(Or, how the goonybird ever got off the ground.)
I remember that I was thinking of quantum mechanics, and had just read a book on quantum field theory, which is a different modeling of the same mathematics. I have no illusions that I, myself, am a physicist, but being a physicist and creating one in one’s mind are two different things.
My writing computer is in a room that also contains a world globe, and with the idea of settling my physicist character somewhere, I took a push pin in one hand and spun the globe with the other. I closed my eyes and stuck the pin down. I thought, once I’d opened my eyes, that I’d set my character somewhere in the Atlantic Ocean, and would have to try again, but then I noticed a tiny bit of island under the pin. I needed a magnifying glass to look up what the island was called.
It turned out to be a place called South Uist, in the Outer Hebrides, which lie to the west of Scotland. I Googled the place thoroughly – rocks, seabirds, a few communities of people who live by tourism. And it turned out to have a very interesting history. It was the most unlikely place to set a physicist who is about to make a breakthrough in his field.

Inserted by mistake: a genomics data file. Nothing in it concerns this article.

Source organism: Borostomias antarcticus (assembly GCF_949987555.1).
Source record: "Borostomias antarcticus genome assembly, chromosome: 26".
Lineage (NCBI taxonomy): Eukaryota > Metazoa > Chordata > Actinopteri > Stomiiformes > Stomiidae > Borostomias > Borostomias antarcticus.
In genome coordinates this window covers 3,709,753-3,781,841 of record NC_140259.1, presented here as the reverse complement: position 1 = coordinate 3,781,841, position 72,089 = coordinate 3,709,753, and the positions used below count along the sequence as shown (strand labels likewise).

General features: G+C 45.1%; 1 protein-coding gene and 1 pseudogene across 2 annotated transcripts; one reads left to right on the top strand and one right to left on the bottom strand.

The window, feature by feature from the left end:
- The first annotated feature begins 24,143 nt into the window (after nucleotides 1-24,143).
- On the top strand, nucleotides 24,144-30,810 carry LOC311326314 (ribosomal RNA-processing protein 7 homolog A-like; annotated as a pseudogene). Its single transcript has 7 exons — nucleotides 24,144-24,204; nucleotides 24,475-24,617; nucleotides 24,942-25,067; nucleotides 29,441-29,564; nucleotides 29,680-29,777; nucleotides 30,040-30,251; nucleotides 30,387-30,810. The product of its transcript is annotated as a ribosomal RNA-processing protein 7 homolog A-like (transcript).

Unlikely is good in a book.
It had to be set in the future, or it wouldn’t be Science Fiction, but just the story of a scientist. Too far into the future and the book would require real world-building, which would have been difficult when I was trying for a character study more than an epic. I settled on the very near future.
(In retrospect, thinking about the delays in publishing and world politics, maybe I shouldn’t have spun the globe at all.)
Next I needed a name for my character. I typed in some gibberish that sounded vaguely Scottish and Word responded by asking me ‘Do you mean MacAulay?’ It really did. The word processor decided the name of the man.
I was floundering around a lot with the plot, since the near-future is a deadly place in which to be writing: always changing under one’s feet, as it were. I was corresponding with Nancy Palmer about the whole thing and she came on board with many ideas for the character and for the events that should surround him and make him real. We created a second protagonist. The book slid very early into a collaboration. Nancy has a wild imagination and a different sense of plot development, so Albatross isn’t what I thought it would be in the beginning.
But then, books rarely are what a writer expects.
I’m writing this in the middle of April and the Wordfire Press edition won’t come out until June, but that’s not so long a time. And it’s already got a great cover, although they have misspelled my name.
Ps: We ought to mention, for anyone who reads the book, that it was not really talking about Britain. That island was a METAPHOR. We were talking about a place closer to home. And we started before Brexit was even a word.
Pps: The publication date has been set back until September. To anyone who reads this, I’m sorry. (You can’t have any idea HOW sorry.)